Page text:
Pizza: A Slice of History


According to the U.S. Department of Agriculture, one in eight American adults eats pizza on any given day. It's a grab and go lunch or an easy take-out dinner at home. Across the United States in many households, Friday night is pizza night. Did you order pizza for the Super Bowl? You weren't the only one. Super Bowl Sunday is one of the biggest days to eat pizza. But where did pizza originate? Here's a quick look at the history of pizza.


The first documentation of the word pizza was in 997 in Gaeta a city in central Italy about 50 miles from Naples. It's the Italian word for pie and thought to be from an Old Italian word meaning "a point." It's origins, though, date back many, many years earlier.

Variations of pizza were made back in the Stone Age where people cooked a bread under stones of a fire and added ingredients on top to make it more flavorful. Ancient Greeks made plankuntos, a flatbread with toppings like herbs, onion, and garlic (similar to what we'd now call focaccia). The soldiers of Persian King Darius in the 6th century BC, would bake flatbread on their battle shields and top with cheese. Some suggest modern pizza dates back 2000 years when Roman soldiers added topping to their matzah.

But, what we now know as pizza dates back to the 16th century in Naples, Italy. A flatbread was sold on the streets that the working class could eat quickly. It was also a way for bakers to use extra dough.

In 1522, tomatoes were brought back from Peru and the poorer class of Naples began eating them. They were placed on top of the dough creating the first iteration of today's pizza. By the 17th century, locals would flock to the poorer areas of Naples to dine on"pizzaiolo."

Purists will say there are only two types of pizza - marinara and Margherita. Marinara pizza consists of tomato, oregano, garlic and olive oil. It was named marinara because it was often prepared by "la marinara" or seaman's wife for her husband returning from fishing trips in Naples.

Margherita pizza was developed in 1889, to honor Queen Margherita, the queen of Italy. Pizzamaker Raffaele Esposito created topped the dough with tomatoes, mozzarella, and basil to mimic the colors of the Italian flag. He named it Pizza Margherita and the Queen became a huge fan of the pizza.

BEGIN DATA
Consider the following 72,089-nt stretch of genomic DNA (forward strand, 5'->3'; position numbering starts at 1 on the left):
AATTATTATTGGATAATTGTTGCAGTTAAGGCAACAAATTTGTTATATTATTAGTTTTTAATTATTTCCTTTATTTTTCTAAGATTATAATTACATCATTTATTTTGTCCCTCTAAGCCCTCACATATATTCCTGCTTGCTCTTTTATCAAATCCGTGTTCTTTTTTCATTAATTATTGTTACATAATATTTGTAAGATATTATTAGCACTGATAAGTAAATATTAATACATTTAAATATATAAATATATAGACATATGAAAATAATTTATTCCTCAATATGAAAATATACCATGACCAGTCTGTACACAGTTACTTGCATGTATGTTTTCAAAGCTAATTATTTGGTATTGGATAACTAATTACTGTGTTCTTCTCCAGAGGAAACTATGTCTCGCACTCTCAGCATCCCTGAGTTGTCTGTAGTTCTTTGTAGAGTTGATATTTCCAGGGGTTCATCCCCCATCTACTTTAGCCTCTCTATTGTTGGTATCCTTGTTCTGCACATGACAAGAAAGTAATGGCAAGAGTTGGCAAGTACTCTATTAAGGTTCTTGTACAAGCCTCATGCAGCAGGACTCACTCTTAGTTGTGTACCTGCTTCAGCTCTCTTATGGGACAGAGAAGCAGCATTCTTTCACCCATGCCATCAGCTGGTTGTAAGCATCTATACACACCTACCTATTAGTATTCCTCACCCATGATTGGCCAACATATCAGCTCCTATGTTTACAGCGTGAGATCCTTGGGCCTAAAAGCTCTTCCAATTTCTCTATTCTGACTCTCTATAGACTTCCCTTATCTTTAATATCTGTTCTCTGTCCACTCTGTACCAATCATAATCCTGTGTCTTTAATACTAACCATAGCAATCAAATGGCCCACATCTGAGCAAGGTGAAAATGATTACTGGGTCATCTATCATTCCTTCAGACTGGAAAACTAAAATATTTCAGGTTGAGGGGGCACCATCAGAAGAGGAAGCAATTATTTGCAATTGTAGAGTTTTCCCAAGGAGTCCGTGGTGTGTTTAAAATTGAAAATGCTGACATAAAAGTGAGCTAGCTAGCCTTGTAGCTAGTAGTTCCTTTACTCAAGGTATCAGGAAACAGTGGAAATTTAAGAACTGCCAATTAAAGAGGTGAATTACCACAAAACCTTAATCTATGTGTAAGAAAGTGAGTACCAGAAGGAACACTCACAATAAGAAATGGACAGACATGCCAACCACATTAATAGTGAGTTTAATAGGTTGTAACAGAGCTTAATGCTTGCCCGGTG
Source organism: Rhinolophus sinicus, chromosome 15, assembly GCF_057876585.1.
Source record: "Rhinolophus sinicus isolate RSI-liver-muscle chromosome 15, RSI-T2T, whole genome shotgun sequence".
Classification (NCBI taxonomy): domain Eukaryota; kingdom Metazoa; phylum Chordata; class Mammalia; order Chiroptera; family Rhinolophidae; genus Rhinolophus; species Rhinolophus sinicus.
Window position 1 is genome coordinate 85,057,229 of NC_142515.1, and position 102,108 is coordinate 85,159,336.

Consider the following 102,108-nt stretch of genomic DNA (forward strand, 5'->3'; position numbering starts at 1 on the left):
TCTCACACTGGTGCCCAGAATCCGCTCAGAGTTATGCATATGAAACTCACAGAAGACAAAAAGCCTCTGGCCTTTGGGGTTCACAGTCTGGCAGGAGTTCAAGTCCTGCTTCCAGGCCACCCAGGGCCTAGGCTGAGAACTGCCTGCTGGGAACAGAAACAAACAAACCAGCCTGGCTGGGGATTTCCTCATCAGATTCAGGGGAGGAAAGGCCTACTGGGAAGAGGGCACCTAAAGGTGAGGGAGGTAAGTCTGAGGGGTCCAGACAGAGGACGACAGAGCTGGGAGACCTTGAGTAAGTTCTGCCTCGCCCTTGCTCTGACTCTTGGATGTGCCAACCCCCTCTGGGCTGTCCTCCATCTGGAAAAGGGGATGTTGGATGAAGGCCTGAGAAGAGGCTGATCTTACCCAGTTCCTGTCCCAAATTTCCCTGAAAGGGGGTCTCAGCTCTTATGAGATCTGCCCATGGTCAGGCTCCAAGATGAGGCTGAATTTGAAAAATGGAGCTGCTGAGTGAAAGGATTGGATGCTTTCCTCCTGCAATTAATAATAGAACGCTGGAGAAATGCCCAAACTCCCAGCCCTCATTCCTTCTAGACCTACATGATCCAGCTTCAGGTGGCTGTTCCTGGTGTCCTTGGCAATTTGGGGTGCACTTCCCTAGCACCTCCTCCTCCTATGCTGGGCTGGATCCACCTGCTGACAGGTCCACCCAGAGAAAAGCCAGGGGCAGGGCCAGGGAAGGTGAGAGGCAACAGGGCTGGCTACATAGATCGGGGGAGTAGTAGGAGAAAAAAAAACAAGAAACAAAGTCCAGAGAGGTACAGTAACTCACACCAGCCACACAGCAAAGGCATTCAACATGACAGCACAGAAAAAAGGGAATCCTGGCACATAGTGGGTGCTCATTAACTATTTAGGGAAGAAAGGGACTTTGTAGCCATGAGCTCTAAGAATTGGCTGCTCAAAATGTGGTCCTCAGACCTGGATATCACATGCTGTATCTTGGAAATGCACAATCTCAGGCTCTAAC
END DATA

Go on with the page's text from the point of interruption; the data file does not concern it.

Italian immigrants brought their love of pizza to the United States in the late 19th century. Peddlers would sell slices in cities like New York, Chicago, Philadelphia, and Saint Louis. Giovanni and Gennaro Bruno introduced Neapolitan pizza to Chicago in 1904 and opened up the first pizzeria.

Gennaro Lombardi opened a store in New York City on Spring Street in 1897 that sold pizza among other things. Thanks to receiving one of the first mercantile licenses in 1905, the store is now known as the first official pizzeria. In fact, Lombardi's has since moved down the street but is still selling thin-crust Neapolitan pizza. It was not until World War II, however, that pizza became very popular in the United States.

US troops in Italy were always on the lookout for new foods to accompany their rations. They found pizza and locals had a hard time keeping up with their demand. As the troops came back from World War II, the demand for pizza got stronger and stronger in the United States.
Slowly, regions were putting their own twists on pizza. In 1943, Ike Sewell and Ric Riccardo invented the Chicago-style deep dish pizza and opened Pizzeria Uno. By the 1950's chains were popping up all over the country.

Today, there are so many variations of pizza. Thin or thick crust; Sicilian, Chicago or Neapolitan style; meat lover or veggie ... there's a pie for everyone. It's been called the world's most popular food for a reason. So what's your favorite pizza? Tell us below!

Are you inspired to make homemade pizza? Check out these Blue Ribbon pizza recipes.

Chicken Bacon Ranch Pizza

"Not only is it yummy, it makes 2 hearty pizzas for a fraction of the cost of ordering out." - The Kitchen Crew



Sweet Home Chicago Style Deep Dish Pizza

"Why travel to Chicago for authentic deep dish pizza when you can make it at home?! The pizza crust has so much flavor from the garlic and basil and the homemade sauce really shines through." - The Kitchen Crew



Susie's Bacon Cheeseburger Pizza

"This pizza has the perfect homemade crust as a base. It is thick and slightly chewy... just the right texture. Honestly, this does taste like a bacon cheeseburger in pizza form." - The Kitchen Crew



Spicy Mediterranean Pizza

"The arrabbiata sauce really does bring a depth of flavor to this pizza. It's spicy, tangy, and delicious." - The Kitchen Crew





3 Comments
davewhc1-3566
David Mazzei - Feb 10, 2020
New Haven CT Thin Crust Pizza on Wooster. St has long lines waiting to get in. Yale Students among others LOVE it.
Lanny
Lanette Wagner - Feb 9, 2020
I'm from Chicago and yes,deep dish pizza is the norm. The photo shown here is not. Pizza is baked in cast iron with high sides! Cheese,sausage,green peppers,onions and pepperoni!
Meryl_Markozanis
Meryl Markozanis - over a year ago
I like Neapolitan, & Sicilian pizza with meat & veggies. The sauce has to be sweet no bitter.
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